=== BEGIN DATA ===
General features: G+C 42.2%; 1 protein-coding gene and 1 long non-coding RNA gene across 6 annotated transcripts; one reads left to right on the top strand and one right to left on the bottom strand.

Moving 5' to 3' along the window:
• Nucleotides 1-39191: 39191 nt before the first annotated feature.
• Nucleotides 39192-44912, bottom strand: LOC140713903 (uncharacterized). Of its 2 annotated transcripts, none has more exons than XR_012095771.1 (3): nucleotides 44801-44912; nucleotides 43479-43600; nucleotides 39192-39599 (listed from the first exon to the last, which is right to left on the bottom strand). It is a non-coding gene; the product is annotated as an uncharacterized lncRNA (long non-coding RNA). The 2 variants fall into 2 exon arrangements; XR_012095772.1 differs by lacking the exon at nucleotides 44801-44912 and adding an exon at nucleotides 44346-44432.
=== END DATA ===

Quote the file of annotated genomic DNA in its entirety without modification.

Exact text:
General features: G+C 42.2%; 1 protein-coding gene and 1 long non-coding RNA gene across 6 annotated transcripts; one reads left to right on the top strand and one right to left on the bottom strand.

Moving 5' to 3' along the window:
• Nucleotides 1-39191: 39191 nt before the first annotated feature.
• Nucleotides 39192-44912, bottom strand: LOC140713903 (uncharacterized). Of its 2 annotated transcripts, none has more exons than XR_012095771.1 (3): nucleotides 44801-44912; nucleotides 43479-43600; nucleotides 39192-39599 (listed from the first exon to the last, which is right to left on the bottom strand). It is a non-coding gene; the product is annotated as an uncharacterized lncRNA (long non-coding RNA). The 2 variants fall into 2 exon arrangements; XR_012095772.1 differs by lacking the exon at nucleotides 44801-44912 and adding an exon at nucleotides 44346-44432.